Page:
Regardless of the change in frequency and subject matter, I would never stray from my mission in sharing my personal knowledge and observations. Ever since fashion has become fashionable, and by that I mean more people have decided to be fashion designers judging from the increase in undergraduate courses and enrolment over the last decade, I feel that it is even more important to strip away the façade that image-conscious industry players are portraying so that future designers understand the challenges and responsibilities they have to undertake in order to succeed. I’m also taking a stance against the overpriced streetwear movement spearheaded by Supreme, Kanye, and Virgil, who have been churning out products that rely on branding and non-existent design value.
From the producer’s perspective, there has been an inadequate sharing of experiences which leaves consumers in the dark about actual production processes. I’m chalking it up to designers often not being the type of people who document their thought process for posterity, and do not see the point of sharing insider information as it would most likely diminish the rosy veneer of this industry. Not only that, their PR companies would have prevented them from saying anything that might jeorpardise their brand image. Let us also not forget that many designers are under contracts to stay silent on the inner workings of their parent companies.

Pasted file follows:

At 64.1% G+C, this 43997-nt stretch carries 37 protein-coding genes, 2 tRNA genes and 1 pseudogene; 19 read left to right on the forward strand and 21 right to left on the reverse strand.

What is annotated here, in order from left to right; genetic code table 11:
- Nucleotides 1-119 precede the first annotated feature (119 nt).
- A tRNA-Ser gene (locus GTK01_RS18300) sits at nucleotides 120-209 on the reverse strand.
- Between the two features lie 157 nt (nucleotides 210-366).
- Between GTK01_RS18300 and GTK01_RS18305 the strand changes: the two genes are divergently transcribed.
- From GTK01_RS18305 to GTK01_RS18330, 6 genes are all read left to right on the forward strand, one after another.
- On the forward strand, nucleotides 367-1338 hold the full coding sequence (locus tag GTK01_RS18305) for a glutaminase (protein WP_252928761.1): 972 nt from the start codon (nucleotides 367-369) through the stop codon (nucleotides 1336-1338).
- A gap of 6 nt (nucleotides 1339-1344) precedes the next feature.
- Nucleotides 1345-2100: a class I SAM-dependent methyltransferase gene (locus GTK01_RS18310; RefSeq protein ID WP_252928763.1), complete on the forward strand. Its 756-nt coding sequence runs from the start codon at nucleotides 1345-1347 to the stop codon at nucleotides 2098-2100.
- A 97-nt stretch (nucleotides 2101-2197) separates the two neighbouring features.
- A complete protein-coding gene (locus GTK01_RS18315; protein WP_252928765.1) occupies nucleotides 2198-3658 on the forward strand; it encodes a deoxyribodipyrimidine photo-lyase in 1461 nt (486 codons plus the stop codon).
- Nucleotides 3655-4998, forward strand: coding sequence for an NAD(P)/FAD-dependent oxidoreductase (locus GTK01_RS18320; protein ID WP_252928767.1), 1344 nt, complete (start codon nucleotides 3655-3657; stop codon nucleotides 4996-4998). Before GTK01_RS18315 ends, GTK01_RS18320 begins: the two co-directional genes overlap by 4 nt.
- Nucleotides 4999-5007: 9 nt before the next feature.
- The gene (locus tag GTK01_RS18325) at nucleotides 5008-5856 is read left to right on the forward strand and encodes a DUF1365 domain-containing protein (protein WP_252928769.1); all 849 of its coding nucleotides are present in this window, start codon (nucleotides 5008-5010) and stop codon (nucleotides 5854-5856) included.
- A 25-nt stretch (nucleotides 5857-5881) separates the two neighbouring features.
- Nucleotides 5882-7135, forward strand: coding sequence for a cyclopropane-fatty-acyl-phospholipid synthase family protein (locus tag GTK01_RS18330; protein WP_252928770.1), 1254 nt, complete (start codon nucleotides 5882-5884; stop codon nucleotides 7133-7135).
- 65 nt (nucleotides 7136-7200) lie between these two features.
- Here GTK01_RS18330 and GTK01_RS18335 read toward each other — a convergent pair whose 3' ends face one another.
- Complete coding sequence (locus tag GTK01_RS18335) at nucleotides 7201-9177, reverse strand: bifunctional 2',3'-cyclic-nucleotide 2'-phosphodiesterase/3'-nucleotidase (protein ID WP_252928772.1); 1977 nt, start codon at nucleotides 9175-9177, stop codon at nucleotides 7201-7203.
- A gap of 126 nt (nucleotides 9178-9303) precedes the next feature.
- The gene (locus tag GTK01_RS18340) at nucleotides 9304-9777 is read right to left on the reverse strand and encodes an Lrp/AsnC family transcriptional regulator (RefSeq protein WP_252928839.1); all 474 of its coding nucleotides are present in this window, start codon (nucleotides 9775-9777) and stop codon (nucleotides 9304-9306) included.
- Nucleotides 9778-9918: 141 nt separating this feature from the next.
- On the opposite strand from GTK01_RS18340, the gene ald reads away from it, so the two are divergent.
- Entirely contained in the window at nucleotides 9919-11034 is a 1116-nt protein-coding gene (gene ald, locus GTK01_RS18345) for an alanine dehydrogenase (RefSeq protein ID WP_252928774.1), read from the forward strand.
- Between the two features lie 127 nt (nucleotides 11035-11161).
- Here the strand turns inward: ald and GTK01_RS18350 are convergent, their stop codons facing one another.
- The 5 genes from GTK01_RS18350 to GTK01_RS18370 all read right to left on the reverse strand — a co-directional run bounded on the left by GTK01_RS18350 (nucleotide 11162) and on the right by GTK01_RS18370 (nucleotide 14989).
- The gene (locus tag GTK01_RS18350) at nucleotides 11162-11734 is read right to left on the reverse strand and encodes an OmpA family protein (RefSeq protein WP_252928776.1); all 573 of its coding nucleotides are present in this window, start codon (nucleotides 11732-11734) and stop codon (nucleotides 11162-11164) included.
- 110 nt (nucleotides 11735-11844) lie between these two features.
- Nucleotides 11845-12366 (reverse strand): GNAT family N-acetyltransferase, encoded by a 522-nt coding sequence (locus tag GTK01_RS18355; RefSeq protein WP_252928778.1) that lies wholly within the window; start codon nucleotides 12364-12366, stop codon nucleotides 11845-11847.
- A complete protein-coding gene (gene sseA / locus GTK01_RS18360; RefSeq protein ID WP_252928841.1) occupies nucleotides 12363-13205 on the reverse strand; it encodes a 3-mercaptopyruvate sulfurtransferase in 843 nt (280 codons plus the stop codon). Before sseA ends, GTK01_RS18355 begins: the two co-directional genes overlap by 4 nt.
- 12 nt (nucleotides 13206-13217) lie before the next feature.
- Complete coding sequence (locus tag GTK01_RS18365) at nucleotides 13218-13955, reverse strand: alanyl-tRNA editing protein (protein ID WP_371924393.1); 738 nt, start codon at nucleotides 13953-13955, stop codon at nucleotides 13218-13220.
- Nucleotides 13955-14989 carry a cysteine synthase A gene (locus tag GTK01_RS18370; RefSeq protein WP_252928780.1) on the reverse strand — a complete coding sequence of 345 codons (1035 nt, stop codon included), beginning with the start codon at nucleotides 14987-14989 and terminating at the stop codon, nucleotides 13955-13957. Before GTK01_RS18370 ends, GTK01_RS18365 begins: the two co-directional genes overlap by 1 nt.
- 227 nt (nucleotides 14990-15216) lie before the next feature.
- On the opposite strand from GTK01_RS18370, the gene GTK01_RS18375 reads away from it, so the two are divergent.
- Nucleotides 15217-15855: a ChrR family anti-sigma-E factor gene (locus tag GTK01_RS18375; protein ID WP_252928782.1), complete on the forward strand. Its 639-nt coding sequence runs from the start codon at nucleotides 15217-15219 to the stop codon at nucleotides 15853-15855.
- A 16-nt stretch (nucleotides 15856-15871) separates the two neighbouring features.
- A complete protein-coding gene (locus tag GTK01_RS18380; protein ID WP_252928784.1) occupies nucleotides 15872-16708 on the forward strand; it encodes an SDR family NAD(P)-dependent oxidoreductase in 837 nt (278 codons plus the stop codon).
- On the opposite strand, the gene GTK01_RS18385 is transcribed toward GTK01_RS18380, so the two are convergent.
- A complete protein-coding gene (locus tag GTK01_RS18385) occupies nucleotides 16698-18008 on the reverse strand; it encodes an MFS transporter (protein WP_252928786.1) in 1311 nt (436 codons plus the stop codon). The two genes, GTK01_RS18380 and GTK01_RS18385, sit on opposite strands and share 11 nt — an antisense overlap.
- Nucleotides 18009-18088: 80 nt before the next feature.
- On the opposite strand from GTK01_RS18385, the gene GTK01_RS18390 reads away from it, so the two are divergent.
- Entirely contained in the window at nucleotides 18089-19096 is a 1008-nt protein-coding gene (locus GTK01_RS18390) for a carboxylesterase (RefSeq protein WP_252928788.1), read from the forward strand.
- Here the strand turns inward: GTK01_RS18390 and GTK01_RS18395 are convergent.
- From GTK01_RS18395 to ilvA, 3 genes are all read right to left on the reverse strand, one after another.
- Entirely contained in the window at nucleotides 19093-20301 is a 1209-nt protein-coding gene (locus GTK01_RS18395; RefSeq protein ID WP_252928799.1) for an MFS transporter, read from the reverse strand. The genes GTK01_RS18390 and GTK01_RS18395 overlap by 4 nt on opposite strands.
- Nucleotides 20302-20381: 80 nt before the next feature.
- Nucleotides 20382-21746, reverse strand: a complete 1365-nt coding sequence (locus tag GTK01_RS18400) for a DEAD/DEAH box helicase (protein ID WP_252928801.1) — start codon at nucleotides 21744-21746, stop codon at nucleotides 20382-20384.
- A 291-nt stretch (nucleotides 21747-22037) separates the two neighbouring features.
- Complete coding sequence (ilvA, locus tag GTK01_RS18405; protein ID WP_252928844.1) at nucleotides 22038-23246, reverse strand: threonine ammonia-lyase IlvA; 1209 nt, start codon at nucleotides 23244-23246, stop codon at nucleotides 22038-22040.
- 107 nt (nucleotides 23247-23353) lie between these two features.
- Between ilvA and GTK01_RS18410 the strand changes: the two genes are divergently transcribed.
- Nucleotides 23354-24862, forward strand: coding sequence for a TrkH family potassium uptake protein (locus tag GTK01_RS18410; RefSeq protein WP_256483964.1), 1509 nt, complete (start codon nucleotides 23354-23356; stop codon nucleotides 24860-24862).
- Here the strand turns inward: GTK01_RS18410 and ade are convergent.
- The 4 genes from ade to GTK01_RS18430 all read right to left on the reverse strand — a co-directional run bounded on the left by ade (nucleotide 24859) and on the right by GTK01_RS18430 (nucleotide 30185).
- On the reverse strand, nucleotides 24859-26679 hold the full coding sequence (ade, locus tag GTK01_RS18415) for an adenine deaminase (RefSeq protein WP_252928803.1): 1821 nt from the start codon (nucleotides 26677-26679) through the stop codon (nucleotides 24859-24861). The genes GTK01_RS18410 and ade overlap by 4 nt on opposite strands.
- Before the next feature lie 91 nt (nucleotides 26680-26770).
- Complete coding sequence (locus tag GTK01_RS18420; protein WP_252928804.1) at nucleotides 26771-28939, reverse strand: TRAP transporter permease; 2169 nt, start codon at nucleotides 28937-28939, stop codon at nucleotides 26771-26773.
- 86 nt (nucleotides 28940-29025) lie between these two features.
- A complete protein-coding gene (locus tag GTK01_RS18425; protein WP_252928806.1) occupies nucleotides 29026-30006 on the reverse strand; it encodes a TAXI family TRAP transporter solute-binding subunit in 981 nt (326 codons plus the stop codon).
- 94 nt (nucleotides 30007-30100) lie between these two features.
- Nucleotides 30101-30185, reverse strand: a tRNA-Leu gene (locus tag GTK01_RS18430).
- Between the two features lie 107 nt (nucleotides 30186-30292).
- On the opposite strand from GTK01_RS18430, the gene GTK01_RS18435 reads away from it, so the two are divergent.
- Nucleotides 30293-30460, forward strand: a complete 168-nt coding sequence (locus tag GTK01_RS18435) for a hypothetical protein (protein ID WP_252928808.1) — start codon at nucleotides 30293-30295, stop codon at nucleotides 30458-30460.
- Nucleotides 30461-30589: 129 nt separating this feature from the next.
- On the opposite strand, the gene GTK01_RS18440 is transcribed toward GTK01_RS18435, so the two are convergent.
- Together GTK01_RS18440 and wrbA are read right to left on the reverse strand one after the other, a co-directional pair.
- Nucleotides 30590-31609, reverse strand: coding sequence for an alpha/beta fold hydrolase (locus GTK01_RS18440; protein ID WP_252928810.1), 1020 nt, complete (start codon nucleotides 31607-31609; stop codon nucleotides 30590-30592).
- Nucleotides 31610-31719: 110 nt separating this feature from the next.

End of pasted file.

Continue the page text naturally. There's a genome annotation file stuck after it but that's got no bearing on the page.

But fashion being a visual medium leads one to believe that perhaps reading and writing are generally not an oft-practiced pastime by its creators and consumers. Blogging 1.0 phenomenon was bound to be short-lived as soon as visual platforms like Instagram, Youtube and Tiktok emerged. This industry – like any other type of popular culture – has shown that the wider fashion audience is more receptive towards reductionist and easy-to-digest information, especially if they have little mental and emotional investment in their clothing consumption.
Amidst the proliferation of memes and jumpy videos, I think it’s more important than ever to engage in nuanced and exploratory discourse so that we can continue to make well-informed choices.
Perhaps I am simply a part of the old-fashioned crowd who still prefer long-form writing and lectures. Is this method of communication dying? Am I sounding like Socrates who had a bad feeling about the written word as a communication tool only to be proven wrong by history?
Or maybe I am starting to feel my age. After all I grew up in the era of Kate Bush, Michael Jackson and Nine Inch Nails, which feels like a distant past.
If you are here for the first time, then I extend my warmest welcome to you. If you have been reading for some time, I thank you for staying with me thus far, and I hope you’ll continue to enjoy the journey.